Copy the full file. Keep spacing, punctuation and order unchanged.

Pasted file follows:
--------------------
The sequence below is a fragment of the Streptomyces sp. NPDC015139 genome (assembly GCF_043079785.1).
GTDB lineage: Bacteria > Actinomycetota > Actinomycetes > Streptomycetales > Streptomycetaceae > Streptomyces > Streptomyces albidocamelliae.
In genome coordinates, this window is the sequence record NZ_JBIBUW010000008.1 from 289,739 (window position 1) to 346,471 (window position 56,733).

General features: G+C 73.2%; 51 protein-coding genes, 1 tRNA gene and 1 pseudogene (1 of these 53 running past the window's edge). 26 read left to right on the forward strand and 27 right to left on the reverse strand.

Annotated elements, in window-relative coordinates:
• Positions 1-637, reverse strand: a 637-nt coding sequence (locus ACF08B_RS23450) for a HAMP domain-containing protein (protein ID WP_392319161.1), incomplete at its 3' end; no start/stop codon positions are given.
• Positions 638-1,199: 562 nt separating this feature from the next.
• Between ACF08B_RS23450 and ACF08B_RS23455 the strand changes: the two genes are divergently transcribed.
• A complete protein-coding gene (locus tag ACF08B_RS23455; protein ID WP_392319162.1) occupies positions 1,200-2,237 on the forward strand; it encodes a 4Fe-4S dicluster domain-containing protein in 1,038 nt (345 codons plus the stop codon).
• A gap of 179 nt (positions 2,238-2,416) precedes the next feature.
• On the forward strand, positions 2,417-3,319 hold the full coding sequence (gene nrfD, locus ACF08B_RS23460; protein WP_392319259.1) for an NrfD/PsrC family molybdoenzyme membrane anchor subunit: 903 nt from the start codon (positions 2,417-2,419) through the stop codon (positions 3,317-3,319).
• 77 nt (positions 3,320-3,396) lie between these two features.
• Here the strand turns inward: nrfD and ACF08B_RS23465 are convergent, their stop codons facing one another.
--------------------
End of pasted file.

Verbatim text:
The sequence below is a fragment of the Streptomyces sp. NPDC015139 genome (assembly GCF_043079785.1).
GTDB lineage: Bacteria > Actinomycetota > Actinomycetes > Streptomycetales > Streptomycetaceae > Streptomyces > Streptomyces albidocamelliae.
In genome coordinates, this window is the sequence record NZ_JBIBUW010000008.1 from 289,739 (window position 1) to 346,471 (window position 56,733).

General features: G+C 73.2%; 51 protein-coding genes, 1 tRNA gene and 1 pseudogene (1 of these 53 running past the window's edge). 26 read left to right on the forward strand and 27 right to left on the reverse strand.

Annotated elements, in window-relative coordinates:
• Positions 1-637, reverse strand: a 637-nt coding sequence (locus ACF08B_RS23450) for a HAMP domain-containing protein (protein ID WP_392319161.1), incomplete at its 3' end; no start/stop codon positions are given.
• Positions 638-1,199: 562 nt separating this feature from the next.
• Between ACF08B_RS23450 and ACF08B_RS23455 the strand changes: the two genes are divergently transcribed.
• A complete protein-coding gene (locus tag ACF08B_RS23455; protein ID WP_392319162.1) occupies positions 1,200-2,237 on the forward strand; it encodes a 4Fe-4S dicluster domain-containing protein in 1,038 nt (345 codons plus the stop codon).
• A gap of 179 nt (positions 2,238-2,416) precedes the next feature.
• On the forward strand, positions 2,417-3,319 hold the full coding sequence (gene nrfD, locus ACF08B_RS23460; protein WP_392319259.1) for an NrfD/PsrC family molybdoenzyme membrane anchor subunit: 903 nt from the start codon (positions 2,417-2,419) through the stop codon (positions 3,317-3,319).
• 77 nt (positions 3,320-3,396) lie between these two features.
• Here the strand turns inward: nrfD and ACF08B_RS23465 are convergent, their stop codons facing one another.